Immediate artistic inspiration came in part from Modern ceramics made by such European masters as Picasso and Miró. But the decade following the apocalyptic global ruin of World War II was also characterized by a widespread return to artistic visions connected to prehistory. Coming to grips with the wartime horror of industrial mass-society’s collapse into unspeakable barbarism seemed possible only by starting over from scratch.
That cardinal view was manifest in the elemental markings of Abstract Expressionist art. Yet, what could be more artistically primordial than dirt and water mixed into mud and tempered by fire? Ceramic vessels, which turn up at the start of nearly every ancient civilization, were a fitting vehicle for Voulkos and, soon after, Price. Los Angeles, home since the 1930s to scores of pottery businesses large and small, was an ideal place for it.
A new city pushed into high gear by the war and its aftermath, L.A. was also blissfully without history’s ponderous, imaginatively constricting weight. At the movie-mad edge of the American continent, far from the neo-Bostonian cultural pretensions of San Francisco, starting from scratch was practically a given. Price, born in West Hollywood in 1935, grew up in Santa Monica and Pacific Palisades. He ran with it.
Price’s work is emphatically hybrid. It took up arms against the conformist 1960s demand for art’s formal purity, epitomized by critic Clement Greenberg posthumously stripping the paint off metal sculptures by the late, great David Smith. With Price’s colored pots, sculpture fuses with painting, never to be torn asunder.
His painted sculptures also play against period-type. Price was busy cooking pottery in an old-fashioned kiln while heavy industrial materials (iron, steel, glass, plastics) were everywhere in ‘60s art. In a sly maneuver, he sometimes switched from traditional glaze to bright automotive paint — Earl Scheib unleashed in the artist’s studio.
Painting and sculpture had gotten very large, but his work stayed small, sometimes as small as a hippie tea cup, carried across a box of sand on a clay turtle’s back. Pots operate at the scale of the hand, and Price magnified the sensual power of that built-in intimacy. Ear, nose and throat shapes abound, along with the occasional bellybutton and anus.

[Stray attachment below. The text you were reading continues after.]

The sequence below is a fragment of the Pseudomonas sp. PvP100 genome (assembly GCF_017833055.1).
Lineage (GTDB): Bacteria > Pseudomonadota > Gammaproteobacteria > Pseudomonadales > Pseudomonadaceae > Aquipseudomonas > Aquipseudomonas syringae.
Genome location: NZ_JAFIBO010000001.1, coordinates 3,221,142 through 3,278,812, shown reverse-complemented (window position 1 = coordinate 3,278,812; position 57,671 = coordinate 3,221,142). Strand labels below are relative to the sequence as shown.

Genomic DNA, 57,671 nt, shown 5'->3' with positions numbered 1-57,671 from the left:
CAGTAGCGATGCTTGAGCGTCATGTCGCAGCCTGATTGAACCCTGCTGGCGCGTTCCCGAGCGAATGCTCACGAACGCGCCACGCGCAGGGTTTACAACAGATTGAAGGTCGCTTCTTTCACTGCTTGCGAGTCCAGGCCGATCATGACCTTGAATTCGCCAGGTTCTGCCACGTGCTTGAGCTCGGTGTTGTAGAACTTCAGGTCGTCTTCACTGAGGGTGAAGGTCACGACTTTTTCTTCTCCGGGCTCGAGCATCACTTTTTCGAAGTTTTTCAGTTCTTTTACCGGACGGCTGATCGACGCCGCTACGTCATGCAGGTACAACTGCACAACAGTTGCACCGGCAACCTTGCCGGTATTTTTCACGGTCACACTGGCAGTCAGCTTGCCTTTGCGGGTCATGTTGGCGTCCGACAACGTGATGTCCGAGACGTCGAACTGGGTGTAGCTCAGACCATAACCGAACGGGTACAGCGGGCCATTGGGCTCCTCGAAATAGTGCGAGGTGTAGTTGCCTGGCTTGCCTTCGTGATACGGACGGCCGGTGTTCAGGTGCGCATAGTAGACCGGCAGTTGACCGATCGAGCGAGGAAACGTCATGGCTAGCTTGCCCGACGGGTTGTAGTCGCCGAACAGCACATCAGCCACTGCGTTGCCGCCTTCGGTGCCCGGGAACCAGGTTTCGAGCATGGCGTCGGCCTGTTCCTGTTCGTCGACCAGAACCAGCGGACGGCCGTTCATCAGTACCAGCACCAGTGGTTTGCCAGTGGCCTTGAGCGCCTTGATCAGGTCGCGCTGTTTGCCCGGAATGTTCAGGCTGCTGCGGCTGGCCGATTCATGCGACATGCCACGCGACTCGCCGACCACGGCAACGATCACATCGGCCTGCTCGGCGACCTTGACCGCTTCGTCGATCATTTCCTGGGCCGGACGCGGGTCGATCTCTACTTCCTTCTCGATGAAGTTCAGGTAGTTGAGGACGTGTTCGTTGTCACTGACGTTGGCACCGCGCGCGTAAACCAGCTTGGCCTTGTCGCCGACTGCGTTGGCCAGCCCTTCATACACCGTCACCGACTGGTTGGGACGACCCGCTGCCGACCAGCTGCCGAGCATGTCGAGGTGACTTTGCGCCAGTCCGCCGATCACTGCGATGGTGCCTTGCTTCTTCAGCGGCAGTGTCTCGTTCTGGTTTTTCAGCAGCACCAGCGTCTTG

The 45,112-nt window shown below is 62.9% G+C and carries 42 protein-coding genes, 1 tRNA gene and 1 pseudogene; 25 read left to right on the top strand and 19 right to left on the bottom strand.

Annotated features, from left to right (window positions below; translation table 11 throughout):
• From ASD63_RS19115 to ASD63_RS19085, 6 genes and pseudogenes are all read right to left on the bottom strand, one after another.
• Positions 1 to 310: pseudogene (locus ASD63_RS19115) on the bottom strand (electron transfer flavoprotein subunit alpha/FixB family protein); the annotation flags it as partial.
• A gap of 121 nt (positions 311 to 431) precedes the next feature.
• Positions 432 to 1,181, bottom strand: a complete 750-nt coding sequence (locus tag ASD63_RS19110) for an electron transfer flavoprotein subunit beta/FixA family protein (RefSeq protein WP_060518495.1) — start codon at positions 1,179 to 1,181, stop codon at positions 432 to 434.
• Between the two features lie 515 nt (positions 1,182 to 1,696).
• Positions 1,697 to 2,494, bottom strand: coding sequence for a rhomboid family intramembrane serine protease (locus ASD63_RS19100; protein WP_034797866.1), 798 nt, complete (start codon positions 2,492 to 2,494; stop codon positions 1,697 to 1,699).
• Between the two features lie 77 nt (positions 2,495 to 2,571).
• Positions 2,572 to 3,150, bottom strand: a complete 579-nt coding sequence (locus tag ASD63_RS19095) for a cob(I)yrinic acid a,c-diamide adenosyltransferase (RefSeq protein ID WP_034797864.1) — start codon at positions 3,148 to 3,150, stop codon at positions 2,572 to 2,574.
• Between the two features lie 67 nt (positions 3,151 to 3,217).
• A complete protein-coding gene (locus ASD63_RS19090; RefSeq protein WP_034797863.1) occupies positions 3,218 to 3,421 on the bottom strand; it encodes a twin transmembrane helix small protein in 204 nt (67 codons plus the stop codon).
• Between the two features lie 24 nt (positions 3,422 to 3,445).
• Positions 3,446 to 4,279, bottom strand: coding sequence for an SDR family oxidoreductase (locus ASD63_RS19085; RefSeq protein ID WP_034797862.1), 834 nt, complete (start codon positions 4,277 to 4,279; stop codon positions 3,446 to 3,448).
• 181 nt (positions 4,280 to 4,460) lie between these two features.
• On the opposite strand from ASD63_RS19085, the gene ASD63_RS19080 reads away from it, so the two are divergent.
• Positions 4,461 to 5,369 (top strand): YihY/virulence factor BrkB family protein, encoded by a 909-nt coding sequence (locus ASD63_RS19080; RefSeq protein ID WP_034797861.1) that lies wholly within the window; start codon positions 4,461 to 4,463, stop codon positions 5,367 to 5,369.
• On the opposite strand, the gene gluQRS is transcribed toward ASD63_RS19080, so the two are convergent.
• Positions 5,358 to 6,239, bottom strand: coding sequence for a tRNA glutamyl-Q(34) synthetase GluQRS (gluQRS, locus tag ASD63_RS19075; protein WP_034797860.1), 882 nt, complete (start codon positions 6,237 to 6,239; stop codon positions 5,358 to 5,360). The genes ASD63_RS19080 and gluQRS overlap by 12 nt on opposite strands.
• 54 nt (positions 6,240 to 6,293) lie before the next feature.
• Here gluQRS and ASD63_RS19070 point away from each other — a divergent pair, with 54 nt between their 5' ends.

Contemporary Minimalist sculpture was likewise busily crawling down from its pedestal, determined to occupy the same space as a viewer. But vessels were already there. Price’s work is replete with pedestals, plinths and carefully crafted display cases because the lowly cultural status of ceramics let his sculptures revel in the implied prestige of a podium.
LACMA’s show was designed by Frank Gehry, a friend of the artist’s since the 1960s, who had been serendipitously introduced to architecture by his USC ceramics professor, Glen Lukens. He gets the work. Except for a few shelves on one wall that are a bit too high to allow a clear view of the diminutive cups they hold, Gehry’s wonderful exhibition design uses unobtrusive formal devices to underscore elements of Price’s art — slightly off-kilter spaces, sliced-open windows, cantilevered over-hangs and such.
Explanatory exhibition texts are also mostly restricted to walls behind a viewer making his way through the show, rather than in front of him. Because sculpture is experienced in the round, those texts are not hidden. But their deference to Price’s luscious art becomes its own exalting pedestal.
“Ken Price Sculpture: A Retrospective”
Where: Los Angeles County Museum of Art, 5905 Wilshire Blvd., Los Angeles.
When: Opens Sunday, through Jan. 6. Closed Wednesdays.
Info: (323) 857-6000, lacma.org/
[For the Record, 11:50 a.m. Sept. 13: An earlier version of this post showed an image of “Untitled Cup 1974" but identified it as “Hawaiian.” The correct image (“Hawaiian”) is now on the post.]